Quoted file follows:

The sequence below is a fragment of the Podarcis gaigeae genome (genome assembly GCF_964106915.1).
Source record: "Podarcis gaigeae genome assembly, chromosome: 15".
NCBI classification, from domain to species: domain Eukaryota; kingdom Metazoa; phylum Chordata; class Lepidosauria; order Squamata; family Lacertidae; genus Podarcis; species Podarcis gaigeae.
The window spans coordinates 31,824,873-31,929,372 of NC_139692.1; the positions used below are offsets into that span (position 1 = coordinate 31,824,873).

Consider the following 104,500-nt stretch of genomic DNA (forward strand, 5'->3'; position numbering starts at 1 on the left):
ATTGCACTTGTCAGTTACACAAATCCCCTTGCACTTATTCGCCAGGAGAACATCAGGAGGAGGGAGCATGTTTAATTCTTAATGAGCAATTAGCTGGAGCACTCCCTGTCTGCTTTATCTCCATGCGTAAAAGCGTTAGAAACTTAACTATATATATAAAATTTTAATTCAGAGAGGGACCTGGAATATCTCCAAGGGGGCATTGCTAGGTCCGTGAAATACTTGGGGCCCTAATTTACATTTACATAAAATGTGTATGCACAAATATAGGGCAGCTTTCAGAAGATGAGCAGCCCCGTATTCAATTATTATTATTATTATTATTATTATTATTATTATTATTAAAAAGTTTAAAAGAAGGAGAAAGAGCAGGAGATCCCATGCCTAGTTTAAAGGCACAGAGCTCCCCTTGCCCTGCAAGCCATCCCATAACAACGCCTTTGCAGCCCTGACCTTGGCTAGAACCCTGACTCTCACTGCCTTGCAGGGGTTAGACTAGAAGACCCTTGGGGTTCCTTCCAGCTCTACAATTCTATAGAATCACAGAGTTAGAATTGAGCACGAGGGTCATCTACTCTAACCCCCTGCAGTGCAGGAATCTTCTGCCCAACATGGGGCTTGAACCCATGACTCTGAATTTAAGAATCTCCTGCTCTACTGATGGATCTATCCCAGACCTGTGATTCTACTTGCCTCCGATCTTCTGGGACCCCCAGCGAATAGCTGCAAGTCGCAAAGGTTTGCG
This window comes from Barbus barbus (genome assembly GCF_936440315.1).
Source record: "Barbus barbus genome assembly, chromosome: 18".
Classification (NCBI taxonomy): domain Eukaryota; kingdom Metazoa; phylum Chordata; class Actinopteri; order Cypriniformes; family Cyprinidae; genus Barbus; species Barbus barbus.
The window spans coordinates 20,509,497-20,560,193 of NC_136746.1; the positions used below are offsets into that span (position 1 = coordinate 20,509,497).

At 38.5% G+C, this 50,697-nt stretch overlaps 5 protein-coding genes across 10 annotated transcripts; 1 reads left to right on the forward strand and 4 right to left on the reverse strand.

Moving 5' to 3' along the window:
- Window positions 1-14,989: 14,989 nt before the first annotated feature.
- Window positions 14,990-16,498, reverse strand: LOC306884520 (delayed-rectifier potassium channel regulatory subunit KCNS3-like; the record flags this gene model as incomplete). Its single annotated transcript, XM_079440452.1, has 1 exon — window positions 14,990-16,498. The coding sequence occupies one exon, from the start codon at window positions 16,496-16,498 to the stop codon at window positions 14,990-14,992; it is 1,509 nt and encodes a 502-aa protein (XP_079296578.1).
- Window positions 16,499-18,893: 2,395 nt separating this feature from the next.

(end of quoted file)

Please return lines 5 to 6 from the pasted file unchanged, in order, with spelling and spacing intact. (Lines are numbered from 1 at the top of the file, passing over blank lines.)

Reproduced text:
Consider the following 104,500-nt stretch of genomic DNA (forward strand, 5'->3'; position numbering starts at 1 on the left):
ATTGCACTTGTCAGTTACACAAATCCCCTTGCACTTATTCGCCAGGAGAACATCAGGAGGAGGGAGCATGTTTAATTCTTAATGAGCAATTAGCTGGAGCACTCCCTGTCTGCTTTATCTCCATGCGTAAAAGCGTTAGAAACTTAACTATATATATAAAATTTTAATTCAGAGAGGGACCTGGAATATCTCCAAGGGGGCATTGCTAGGTCCGTGAAATACTTGGGGCCCTAATTTACATTTACATAAAATGTGTATGCACAAATATAGGGCAGCTTTCAGAAGATGAGCAGCCCCGTATTCAATTATTATTATTATTATTATTATTATTATTATTATTATTAAAAAGTTTAAAAGAAGGAGAAAGAGCAGGAGATCCCATGCCTAGTTTAAAGGCACAGAGCTCCCCTTGCCCTGCAAGCCATCCCATAACAACGCCTTTGCAGCCCTGACCTTGGCTAGAACCCTGACTCTCACTGCCTTGCAGGGGTTAGACTAGAAGACCCTTGGGGTTCCTTCCAGCTCTACAATTCTATAGAATCACAGAGTTAGAATTGAGCACGAGGGTCATCTACTCTAACCCCCTGCAGTGCAGGAATCTTCTGCCCAACATGGGGCTTGAACCCATGACTCTGAATTTAAGAATCTCCTGCTCTACTGATGGATCTATCCCAGACCTGTGATTCTACTTGCCTCCGATCTTCTGGGACCCCCAGCGAATAGCTGCAAGTCGCAAAGGTTTGCG